عنوان مقاله [English]
Most of the food for the world comes from some 150 plant species cultivated as crops. Sugar (the common name for sucrose) is obtained from only two crops, cane and beet. Sugar cane has been produced in large quantities in tropical regions for many centuries and continues to dominate the world supply of sugar. In contrast, sugar beet is a relatively new crop, appearing in temperate regions in the nineteenth century and spreading widely only in the twentieth century. Sugar beet is now grown in some 50 countries and provides about a quarter of the 140 Mt sugar currently used each year. In a world with increasing demand for water, and where agriculture consumes most of the available fresh water, the problem of how to maintain or increase agricultural productivity with sustainable use of water resources is an enormous challenge. Drought is a major limitation and the most significant environmental stress to crop productivity worldwide. This stress is the most important and common abiotic factor that limits sugar beet production in semi-arid regions and also in some parts of Europe. Due to putting Iran in the arid and semi-arid and climate, it is essential to study the effects of water stress on plant growth. In the last decade, the impact of drought has been recognized as a major cause of yield losses in sugar beet. Humic substances play a vital role in soil fertility and plant nutrition. Plants grown on soils which contain adequate humic acid are less subject to stress, are healthier, produce higher yields; and the nutritional quality of harvested foods and feeds are superior. Humic acid can be directly, have positive effects on plant growth. Shoots and roots growth is stimulated by the humic acid, but its effect on the roots, is more prominent, root volume and the effectiveness of its root system will increase by humic acid.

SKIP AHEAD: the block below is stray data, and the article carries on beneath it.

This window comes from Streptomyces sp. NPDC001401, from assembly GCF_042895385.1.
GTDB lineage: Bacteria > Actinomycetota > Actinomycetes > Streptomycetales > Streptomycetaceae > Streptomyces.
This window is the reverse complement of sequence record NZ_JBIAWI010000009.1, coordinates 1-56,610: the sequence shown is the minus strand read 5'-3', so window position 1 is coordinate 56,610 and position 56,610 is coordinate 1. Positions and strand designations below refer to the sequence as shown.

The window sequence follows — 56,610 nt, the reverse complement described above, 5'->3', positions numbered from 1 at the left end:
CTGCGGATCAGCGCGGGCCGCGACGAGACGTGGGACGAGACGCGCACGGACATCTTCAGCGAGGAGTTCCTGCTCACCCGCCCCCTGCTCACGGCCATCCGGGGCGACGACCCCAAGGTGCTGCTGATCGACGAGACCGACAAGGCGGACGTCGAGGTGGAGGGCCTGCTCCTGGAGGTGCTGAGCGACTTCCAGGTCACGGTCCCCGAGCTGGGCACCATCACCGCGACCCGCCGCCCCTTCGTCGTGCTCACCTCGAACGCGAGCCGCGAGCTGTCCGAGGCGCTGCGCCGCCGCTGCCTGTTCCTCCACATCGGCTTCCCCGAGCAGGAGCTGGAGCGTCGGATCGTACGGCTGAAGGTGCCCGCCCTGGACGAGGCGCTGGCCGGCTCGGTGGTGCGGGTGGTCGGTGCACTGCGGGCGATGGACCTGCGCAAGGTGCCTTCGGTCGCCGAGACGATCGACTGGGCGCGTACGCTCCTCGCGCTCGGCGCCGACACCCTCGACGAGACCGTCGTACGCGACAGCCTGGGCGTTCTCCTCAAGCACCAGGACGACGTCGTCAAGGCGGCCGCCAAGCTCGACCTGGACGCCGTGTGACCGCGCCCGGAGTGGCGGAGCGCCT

Materials and Methods
In order to study the effect of drought stress and humic acid on sugar beet an experiment was conducted as split plot in randomized complete block design (RCBD) base at Research Station of Shahrekord University in 2013. The main factor including: irrigation treatments (100%, 85%, 70% and 45% FC) and sub factors were humic acid at four levels (0, 2, 4 and 6 kg ha-1). Before planting seeds were disinfected with benomyl fungicide. Then planting was conducted in 10 plants m-2 density. Irrigation treatments was applied 40 days after sowing (unfolding of third trifoliate leaf) and continued in the growing season. Humic acid application was performed at three stages inclusive 4th, 8th and 16th leaf formation. Shoot dry weight, leaf area index, root diameter, root yield, sugar content, pure sugar percentage and molasses percentage was recorded. Data from these experiments were analyzed by analysis of variance using t-Student test for LSD calculation and are described as significant at the P < 0.05 level.
Results and Discussion
Shoots weight showed increasing trend at all treatments, but application of water restriction treatments reduced shoot weight. At all levels of irrigation and concentrations of humic acid, leaf area index showed an increasing trend until mid-season and then a gentler slope than the first half of the growing season began to fall. Deficit irrigation reduced root diameter but humic acid application increased it. Humic acid application increased root yield and increase the amount of humic acid, also increased the root yield. So that, highest root yield was recorded from of six kg.ha-1 humic acid treatment and the lowest root yield was obtained from the treatment of not using of humic acid application at each level of irrigation. Root yield in 85%, 70% and 45% of field capacity decreased by 4.2%, 11.3% and 18.2% respectively, while application of 2, 4 and 6 kg.ha-1 humic acid increased root yield by 416%, 84.8% and 110 % respectively. Application of 2, 4 and 6 kg.ha-1 humic acid reduced molasses percentage by 2.9%, 1.4% and 12.9% respectively.
Application of humic acid enhances the root yield so that treatments 2, 4 and 6 kg per hectare humic acid, increased root yield by 41.6, 84.8 and 110.5 percent respectively.